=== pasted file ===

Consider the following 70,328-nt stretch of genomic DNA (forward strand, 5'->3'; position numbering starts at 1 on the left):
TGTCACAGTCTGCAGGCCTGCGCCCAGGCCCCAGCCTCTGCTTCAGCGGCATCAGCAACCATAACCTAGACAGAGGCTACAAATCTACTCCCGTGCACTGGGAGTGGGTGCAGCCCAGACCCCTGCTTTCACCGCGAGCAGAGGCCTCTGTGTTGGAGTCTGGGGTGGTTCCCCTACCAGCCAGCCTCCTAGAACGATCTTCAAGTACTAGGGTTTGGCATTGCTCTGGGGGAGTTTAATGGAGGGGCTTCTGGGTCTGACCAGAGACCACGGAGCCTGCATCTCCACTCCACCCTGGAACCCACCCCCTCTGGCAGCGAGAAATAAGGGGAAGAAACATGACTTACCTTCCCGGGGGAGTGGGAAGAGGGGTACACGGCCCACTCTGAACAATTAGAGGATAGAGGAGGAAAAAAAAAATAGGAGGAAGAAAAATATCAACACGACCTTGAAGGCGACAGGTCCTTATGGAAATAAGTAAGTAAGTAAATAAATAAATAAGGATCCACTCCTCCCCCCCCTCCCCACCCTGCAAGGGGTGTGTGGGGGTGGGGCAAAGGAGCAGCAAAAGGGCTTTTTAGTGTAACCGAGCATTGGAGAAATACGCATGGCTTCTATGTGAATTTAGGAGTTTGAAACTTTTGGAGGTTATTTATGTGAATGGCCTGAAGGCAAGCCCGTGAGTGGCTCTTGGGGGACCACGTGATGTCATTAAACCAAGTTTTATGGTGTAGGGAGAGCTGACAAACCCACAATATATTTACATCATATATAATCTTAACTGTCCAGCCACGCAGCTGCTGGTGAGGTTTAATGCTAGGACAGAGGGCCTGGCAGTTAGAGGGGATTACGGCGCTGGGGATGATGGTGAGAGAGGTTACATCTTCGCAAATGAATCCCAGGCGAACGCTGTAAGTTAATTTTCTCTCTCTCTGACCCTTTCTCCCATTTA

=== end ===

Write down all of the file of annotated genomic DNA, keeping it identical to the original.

Consider the following 70,328-nt stretch of genomic DNA (forward strand, 5'->3'; position numbering starts at 1 on the left):
TGTCACAGTCTGCAGGCCTGCGCCCAGGCCCCAGCCTCTGCTTCAGCGGCATCAGCAACCATAACCTAGACAGAGGCTACAAATCTACTCCCGTGCACTGGGAGTGGGTGCAGCCCAGACCCCTGCTTTCACCGCGAGCAGAGGCCTCTGTGTTGGAGTCTGGGGTGGTTCCCCTACCAGCCAGCCTCCTAGAACGATCTTCAAGTACTAGGGTTTGGCATTGCTCTGGGGGAGTTTAATGGAGGGGCTTCTGGGTCTGACCAGAGACCACGGAGCCTGCATCTCCACTCCACCCTGGAACCCACCCCCTCTGGCAGCGAGAAATAAGGGGAAGAAACATGACTTACCTTCCCGGGGGAGTGGGAAGAGGGGTACACGGCCCACTCTGAACAATTAGAGGATAGAGGAGGAAAAAAAAAATAGGAGGAAGAAAAATATCAACACGACCTTGAAGGCGACAGGTCCTTATGGAAATAAGTAAGTAAGTAAATAAATAAATAAGGATCCACTCCTCCCCCCCCTCCCCACCCTGCAAGGGGTGTGTGGGGGTGGGGCAAAGGAGCAGCAAAAGGGCTTTTTAGTGTAACCGAGCATTGGAGAAATACGCATGGCTTCTATGTGAATTTAGGAGTTTGAAACTTTTGGAGGTTATTTATGTGAATGGCCTGAAGGCAAGCCCGTGAGTGGCTCTTGGGGGACCACGTGATGTCATTAAACCAAGTTTTATGGTGTAGGGAGAGCTGACAAACCCACAATATATTTACATCATATATAATCTTAACTGTCCAGCCACGCAGCTGCTGGTGAGGTTTAATGCTAGGACAGAGGGCCTGGCAGTTAGAGGGGATTACGGCGCTGGGGATGATGGTGAGAGAGGTTACATCTTCGCAAATGAATCCCAGGCGAACGCTGTAAGTTAATTTTCTCTCTCTCTGACCCTTTCTCCCATTTA